Presentation on theme: "Reliabilism and virtue epistemology"— Presentation transcript:
1 Reliabilism and virtue epistemology Michael Lacewing
2 Reliabilism You know that p if p is true;You believe that p; andYour belief is caused by a reliable cognitive process.A reliable cognitive process is just one that produces a high percentage of true beliefsE.g. perception, memory and testimony(A false belief caused by a reliable process is not knowledge.)
3 An advantage Young children and animals have knowledge. Young children and animals don’t have a sophisticated rational psychology that provides justifications for their beliefs.So knowledge is not justified true belief.Young children and animals do have reliable cognitive processes, though.Knowledge is reliable true belief.
4 Objection A belief can be true and reliable but not be knowledge Henry in Barn County: Henry believes ‘there’s a barn’ when looking at the only real barn in a countryside full of barn facades, but he also believes ‘there’s a barn’ when looking at the barn facades.The problem is Henry can’t tell the difference between real barns and barn facades.
5 Improved reliabilism You know that p if p is true; You believe that p; Your belief that p is caused by a reliable cognitive process; andYou are able to discriminate between ‘relevant possibilities’ in the actual situation.
6 Tracking the truthA different definition of ‘reliable cognitive process’ is one that ‘tracks’ the truth.Nozick: you know that p ifp is true;You believe that p;In the situation you are in, or a similar situation, if p were not true, then you would not believe that p; andIn the situation you are in, or a similar situation, if p were true, then you would believe that p.
7 Tracking the truthIn normal cases, Henry knows whether or not he is looking at a barnIf it wasn’t a barn, he wouldn’t believe that it is.In Barn County, Henry doesn’t knowBecause he would believe something is a barn when it isn’t.Reliability doesn’t mean you wouldn’t be mistaken in any situation, just in ones likely to come up.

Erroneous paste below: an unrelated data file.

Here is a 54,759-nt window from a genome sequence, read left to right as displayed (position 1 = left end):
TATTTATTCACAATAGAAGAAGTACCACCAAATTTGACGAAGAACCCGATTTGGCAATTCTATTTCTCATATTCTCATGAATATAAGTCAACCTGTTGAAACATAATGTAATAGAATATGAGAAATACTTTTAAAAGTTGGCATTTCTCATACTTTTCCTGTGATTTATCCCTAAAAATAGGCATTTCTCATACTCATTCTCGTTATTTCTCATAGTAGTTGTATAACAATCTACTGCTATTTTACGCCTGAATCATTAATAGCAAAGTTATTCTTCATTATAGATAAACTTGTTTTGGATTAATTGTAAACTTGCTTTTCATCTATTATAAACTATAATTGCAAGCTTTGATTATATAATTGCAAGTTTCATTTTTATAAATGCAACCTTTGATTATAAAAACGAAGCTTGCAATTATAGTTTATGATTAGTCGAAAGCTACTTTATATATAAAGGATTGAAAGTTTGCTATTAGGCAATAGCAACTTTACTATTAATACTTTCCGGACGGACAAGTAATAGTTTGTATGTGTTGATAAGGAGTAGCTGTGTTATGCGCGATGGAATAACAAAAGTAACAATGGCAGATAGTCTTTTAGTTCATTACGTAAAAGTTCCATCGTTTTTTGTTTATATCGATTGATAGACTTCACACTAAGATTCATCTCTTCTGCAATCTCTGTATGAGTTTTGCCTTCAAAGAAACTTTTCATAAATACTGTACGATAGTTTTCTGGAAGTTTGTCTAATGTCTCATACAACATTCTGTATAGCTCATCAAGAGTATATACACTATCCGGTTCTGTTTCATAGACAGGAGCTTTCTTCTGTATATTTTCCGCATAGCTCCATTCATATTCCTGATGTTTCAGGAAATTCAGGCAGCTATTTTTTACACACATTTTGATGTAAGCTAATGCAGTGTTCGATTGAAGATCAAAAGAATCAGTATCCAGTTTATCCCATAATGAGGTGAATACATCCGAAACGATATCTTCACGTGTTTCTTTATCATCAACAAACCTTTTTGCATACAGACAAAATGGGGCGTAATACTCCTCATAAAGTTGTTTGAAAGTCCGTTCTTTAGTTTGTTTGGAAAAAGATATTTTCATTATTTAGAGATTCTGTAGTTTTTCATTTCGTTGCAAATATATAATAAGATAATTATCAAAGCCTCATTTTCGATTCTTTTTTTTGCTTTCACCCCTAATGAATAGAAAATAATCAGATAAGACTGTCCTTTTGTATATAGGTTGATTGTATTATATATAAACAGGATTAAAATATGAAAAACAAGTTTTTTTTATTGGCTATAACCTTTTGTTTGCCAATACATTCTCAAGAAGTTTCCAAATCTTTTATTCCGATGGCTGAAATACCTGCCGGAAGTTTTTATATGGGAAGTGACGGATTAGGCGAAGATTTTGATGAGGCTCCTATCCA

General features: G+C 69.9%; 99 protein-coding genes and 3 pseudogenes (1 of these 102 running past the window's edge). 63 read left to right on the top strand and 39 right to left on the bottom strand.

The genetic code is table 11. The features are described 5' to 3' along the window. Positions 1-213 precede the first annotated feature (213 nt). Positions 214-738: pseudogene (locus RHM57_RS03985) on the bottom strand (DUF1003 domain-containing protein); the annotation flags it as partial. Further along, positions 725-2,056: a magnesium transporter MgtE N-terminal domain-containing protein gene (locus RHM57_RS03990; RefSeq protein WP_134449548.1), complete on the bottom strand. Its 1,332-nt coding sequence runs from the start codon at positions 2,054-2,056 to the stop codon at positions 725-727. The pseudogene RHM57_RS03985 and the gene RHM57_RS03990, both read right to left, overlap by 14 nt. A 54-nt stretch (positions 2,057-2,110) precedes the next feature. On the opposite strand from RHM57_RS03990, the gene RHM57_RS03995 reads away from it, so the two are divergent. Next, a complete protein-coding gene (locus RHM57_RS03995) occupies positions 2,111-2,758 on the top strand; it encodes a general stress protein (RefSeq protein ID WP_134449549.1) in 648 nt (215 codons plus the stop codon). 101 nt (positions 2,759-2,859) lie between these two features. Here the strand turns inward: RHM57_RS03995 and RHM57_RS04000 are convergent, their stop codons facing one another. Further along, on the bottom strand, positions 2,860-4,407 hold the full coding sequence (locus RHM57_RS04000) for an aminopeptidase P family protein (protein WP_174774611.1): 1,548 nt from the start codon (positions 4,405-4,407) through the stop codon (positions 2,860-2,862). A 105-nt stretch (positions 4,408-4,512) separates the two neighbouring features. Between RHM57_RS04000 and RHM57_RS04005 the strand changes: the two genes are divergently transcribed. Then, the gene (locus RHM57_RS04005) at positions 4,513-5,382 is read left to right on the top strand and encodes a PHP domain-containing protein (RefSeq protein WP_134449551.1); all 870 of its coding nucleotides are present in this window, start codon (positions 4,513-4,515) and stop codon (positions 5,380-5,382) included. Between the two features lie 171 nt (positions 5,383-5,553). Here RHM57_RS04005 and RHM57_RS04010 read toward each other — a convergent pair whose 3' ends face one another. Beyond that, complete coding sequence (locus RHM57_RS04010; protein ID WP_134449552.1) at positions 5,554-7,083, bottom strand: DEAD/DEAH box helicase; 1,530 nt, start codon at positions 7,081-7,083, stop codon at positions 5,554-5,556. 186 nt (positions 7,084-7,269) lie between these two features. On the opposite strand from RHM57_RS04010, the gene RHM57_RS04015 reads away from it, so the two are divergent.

8 Brains in vats I know I have two hands. But imagine: I am a brain in a vat, and all my perceptual experiences are being fed to me by a supercomputer (The Matrix) or a demon (Descartes).Do I know (now) that I am not a brain in a vat?No, because if I were, I would believe that I am not.
9 The principle of closure The principle: if I know the premises, I know the conclusion of a valid deduction.A valid deduction:I have two handsIf I have two hands, then I am not a brain in a vatTherefore, I am not a brain in a vat.Reliabilism says that I know the premises, but I don’t know the conclusion!But if you accept the principle, and you accept that you don’t know you are a brain in a vat, you must accept scepticism – you don’t know the premises either.
10 Virtue epistemologyIntellectual virtue: an intellectual skill or ability or trait that contributes to getting to the truth.You know that p ifp is true;You believe that p; andYour true belief is a result of you exercising your intellectual virtues.The fact that you have a true belief is a ‘cognitive achievement’ for which you deserve ‘credit’.
11 The three As Sosa: suppose an archer shoots an arrow at a target Accuracy: did the arrow hit the target?Adroitness: was the arrow shot well? Was the shot competent?Aptness: did the arrow hit the target because it was shot well?A shot can be adroit without being accurate; it can even be accurate and adroit without being apt, e.g. luck (the wind blows the arrow off target and then on again).
12 Apt belief Knowledge is apt belief: Accuracy: is the belief true?Adroitness: is the way that the person formed the belief an exercise of their intellectual virtues?Aptness: is the belief true because the person used their intellectual virtues in forming it?Henry: normally, Henry knows ‘there’s a barn’ because he sees and recognises it. In Barn County, his belief isn’t aptEither because Henry can’t recognise barns – he doesn’t have the right intellectual virtues (abilities)Or when his belief is right, it isn’t because he has exercised his virtues, but because of luck.